At twenty-six, Cheryl Strayed thought she had lost everything. In the wake of her mother’s rapid death from cancer, her family disbanded and her marriage crumbled. With nothing to lose, she made the most impulsive decision of her life: to walk eleven-hundred miles of the west coast of America – from the Mojave Desert, through California and Oregon, and into Washington state – and to do it alone. She had no experience of long-distance hiking and the journey was nothing more than a line on a map. But it held a promise – a promise of piecing together a life that lay in ruins at her feet.
“Several days before Christmas 2003, John Gregory Dunne and Joan Didion saw their only daughter, Quintana, fall ill. At first they thought it was flu, then pneumonia, then complete sceptic shock. She was put into an induced coma and placed on life support. Days later – the night before New Year’s Eve –the Dunnes were just sitting down to dinner after visiting the hospital when John suffered a massive and fatal coronary. In a second, this close, symbiotic partnership of 40 years was over. Four weeks later, their daughter pulled through. Two months after that, arriving at LA airport, she collapsed and underwent six hours of brain surgery at UCLA Medical Centre to relieve a massive hematoma.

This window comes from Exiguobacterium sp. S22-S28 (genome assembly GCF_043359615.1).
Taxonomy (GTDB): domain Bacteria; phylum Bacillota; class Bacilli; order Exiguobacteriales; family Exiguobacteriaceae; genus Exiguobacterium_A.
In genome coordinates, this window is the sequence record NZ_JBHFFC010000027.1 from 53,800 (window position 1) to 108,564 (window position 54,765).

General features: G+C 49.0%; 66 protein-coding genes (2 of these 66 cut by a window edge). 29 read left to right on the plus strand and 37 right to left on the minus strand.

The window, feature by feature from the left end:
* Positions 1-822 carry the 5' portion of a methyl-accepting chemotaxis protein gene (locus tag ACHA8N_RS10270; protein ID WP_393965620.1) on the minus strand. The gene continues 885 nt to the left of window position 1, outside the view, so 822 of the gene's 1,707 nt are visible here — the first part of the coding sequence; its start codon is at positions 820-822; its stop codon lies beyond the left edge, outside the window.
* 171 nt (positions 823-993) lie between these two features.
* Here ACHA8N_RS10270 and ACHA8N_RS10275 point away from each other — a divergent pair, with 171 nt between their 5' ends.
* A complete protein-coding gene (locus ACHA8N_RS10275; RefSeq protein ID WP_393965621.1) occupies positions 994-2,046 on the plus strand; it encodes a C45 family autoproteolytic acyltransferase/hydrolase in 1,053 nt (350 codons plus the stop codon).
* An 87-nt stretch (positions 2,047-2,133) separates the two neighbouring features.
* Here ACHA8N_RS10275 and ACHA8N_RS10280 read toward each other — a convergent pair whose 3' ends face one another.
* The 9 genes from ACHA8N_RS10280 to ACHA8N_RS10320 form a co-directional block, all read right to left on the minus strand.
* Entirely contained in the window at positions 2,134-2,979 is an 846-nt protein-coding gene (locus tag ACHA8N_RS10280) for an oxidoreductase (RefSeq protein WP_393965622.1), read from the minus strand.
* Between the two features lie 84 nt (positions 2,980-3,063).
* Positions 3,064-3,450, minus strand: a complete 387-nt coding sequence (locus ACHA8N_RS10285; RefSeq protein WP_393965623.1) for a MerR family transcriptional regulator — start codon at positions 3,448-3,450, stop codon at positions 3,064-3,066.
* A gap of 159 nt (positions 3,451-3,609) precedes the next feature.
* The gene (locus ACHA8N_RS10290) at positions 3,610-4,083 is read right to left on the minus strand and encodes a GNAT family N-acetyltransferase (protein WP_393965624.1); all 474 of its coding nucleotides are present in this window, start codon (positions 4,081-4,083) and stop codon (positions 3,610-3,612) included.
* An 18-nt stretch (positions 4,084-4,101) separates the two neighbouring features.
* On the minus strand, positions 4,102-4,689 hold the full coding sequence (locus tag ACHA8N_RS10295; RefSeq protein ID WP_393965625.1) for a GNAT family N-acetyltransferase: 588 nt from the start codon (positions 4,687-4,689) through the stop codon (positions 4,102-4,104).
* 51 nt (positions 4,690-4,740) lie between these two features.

This powerful book is Didion’s ‘attempt to make sense of the weeks and then months that cut loose any fixed idea I ever had about death, about illness … about marriage and children and memory … about the shallowness of sanity, about life itself’. The result is an exploration of an intensely personal yet universal experience: a portrait of a marriage, and a life, in good times and bad.”
“Deric Longden’s mum was a wonderfully endearing, eccentric lady whose passions ranged from pot plants and her beloved pussycats to Buttercup Syrup which she consumed in vast quantities. She also provided comfort, advice and her own particular brand of wisdom in the years when Deric was struggling after the death of his first wife, Diana. Deric’s many happy memories include the vision of his mother’s unmistakeable backside as she charged through Marks & Spencers; the way in which she charmed everyone she met, including the surliest of youths, and her unusual technique of selling a house which involved plying potential buyers with iced buns whilst pointing out the damp patches and dodgy electrics. Strangely, it worked. Lost For Words is a funny, poignant and ultimately heartwarming book that may well make you cry, but will certainly make you laugh.”
Aurora and Emma are mother and daughter who march to different drummers. Beginning with Emma’s marriage, Aurora shows how difficult and loving she can be. The movie covers several years of their lives as each finds different reasons to go on living and find joy. Aurora’s interludes with Garrett Breedlove, retired astronaut and next door neighbor are quite striking. In the end, different people show their love in very different ways.
Producers: James L. Brooks
Director: James L. Brooks